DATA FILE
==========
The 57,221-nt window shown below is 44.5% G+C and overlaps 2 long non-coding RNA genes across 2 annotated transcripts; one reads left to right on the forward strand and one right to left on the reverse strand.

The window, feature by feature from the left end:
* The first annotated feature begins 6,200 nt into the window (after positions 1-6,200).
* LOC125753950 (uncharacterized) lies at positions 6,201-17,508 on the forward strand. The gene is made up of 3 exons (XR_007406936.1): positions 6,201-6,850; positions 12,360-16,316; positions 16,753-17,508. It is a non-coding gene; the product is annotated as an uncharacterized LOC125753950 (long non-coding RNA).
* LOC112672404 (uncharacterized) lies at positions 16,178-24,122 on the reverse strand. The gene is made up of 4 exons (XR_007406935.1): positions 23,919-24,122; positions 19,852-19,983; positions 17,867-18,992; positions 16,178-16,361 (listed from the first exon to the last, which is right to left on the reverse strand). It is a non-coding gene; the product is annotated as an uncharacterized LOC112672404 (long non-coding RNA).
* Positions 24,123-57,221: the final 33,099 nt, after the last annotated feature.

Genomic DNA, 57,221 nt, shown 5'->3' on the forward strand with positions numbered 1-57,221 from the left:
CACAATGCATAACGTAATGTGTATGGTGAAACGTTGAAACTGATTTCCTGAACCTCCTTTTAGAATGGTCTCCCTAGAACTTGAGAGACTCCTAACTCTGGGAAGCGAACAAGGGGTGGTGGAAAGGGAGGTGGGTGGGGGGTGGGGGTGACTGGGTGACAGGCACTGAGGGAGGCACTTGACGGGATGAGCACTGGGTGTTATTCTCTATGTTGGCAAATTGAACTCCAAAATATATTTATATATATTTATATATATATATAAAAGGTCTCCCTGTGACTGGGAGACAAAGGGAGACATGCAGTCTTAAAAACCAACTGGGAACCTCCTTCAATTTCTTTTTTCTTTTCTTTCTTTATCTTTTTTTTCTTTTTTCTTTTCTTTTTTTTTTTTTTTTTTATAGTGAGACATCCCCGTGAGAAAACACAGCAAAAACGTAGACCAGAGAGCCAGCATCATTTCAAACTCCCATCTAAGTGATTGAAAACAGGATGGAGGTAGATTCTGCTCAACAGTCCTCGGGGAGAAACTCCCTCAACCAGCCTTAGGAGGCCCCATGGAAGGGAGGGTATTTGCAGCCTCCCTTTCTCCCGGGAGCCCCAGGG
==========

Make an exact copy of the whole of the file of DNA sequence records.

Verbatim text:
The 57,221-nt window shown below is 44.5% G+C and overlaps 2 long non-coding RNA genes across 2 annotated transcripts; one reads left to right on the forward strand and one right to left on the reverse strand.

The window, feature by feature from the left end:
* The first annotated feature begins 6,200 nt into the window (after positions 1-6,200).
* LOC125753950 (uncharacterized) lies at positions 6,201-17,508 on the forward strand. The gene is made up of 3 exons (XR_007406936.1): positions 6,201-6,850; positions 12,360-16,316; positions 16,753-17,508. It is a non-coding gene; the product is annotated as an uncharacterized LOC125753950 (long non-coding RNA).
* LOC112672404 (uncharacterized) lies at positions 16,178-24,122 on the reverse strand. The gene is made up of 4 exons (XR_007406935.1): positions 23,919-24,122; positions 19,852-19,983; positions 17,867-18,992; positions 16,178-16,361 (listed from the first exon to the last, which is right to left on the reverse strand). It is a non-coding gene; the product is annotated as an uncharacterized LOC112672404 (long non-coding RNA).
* Positions 24,123-57,221: the final 33,099 nt, after the last annotated feature.

Genomic DNA, 57,221 nt, shown 5'->3' on the forward strand with positions numbered 1-57,221 from the left:
CACAATGCATAACGTAATGTGTATGGTGAAACGTTGAAACTGATTTCCTGAACCTCCTTTTAGAATGGTCTCCCTAGAACTTGAGAGACTCCTAACTCTGGGAAGCGAACAAGGGGTGGTGGAAAGGGAGGTGGGTGGGGGGTGGGGGTGACTGGGTGACAGGCACTGAGGGAGGCACTTGACGGGATGAGCACTGGGTGTTATTCTCTATGTTGGCAAATTGAACTCCAAAATATATTTATATATATTTATATATATATATAAAAGGTCTCCCTGTGACTGGGAGACAAAGGGAGACATGCAGTCTTAAAAACCAACTGGGAACCTCCTTCAATTTCTTTTTTCTTTTCTTTCTTTATCTTTTTTTTCTTTTTTCTTTTCTTTTTTTTTTTTTTTTTTATAGTGAGACATCCCCGTGAGAAAACACAGCAAAAACGTAGACCAGAGAGCCAGCATCATTTCAAACTCCCATCTAAGTGATTGAAAACAGGATGGAGGTAGATTCTGCTCAACAGTCCTCGGGGAGAAACTCCCTCAACCAGCCTTAGGAGGCCCCATGGAAGGGAGGGTATTTGCAGCCTCCCTTTCTCCCGGGAGCCCCAGGG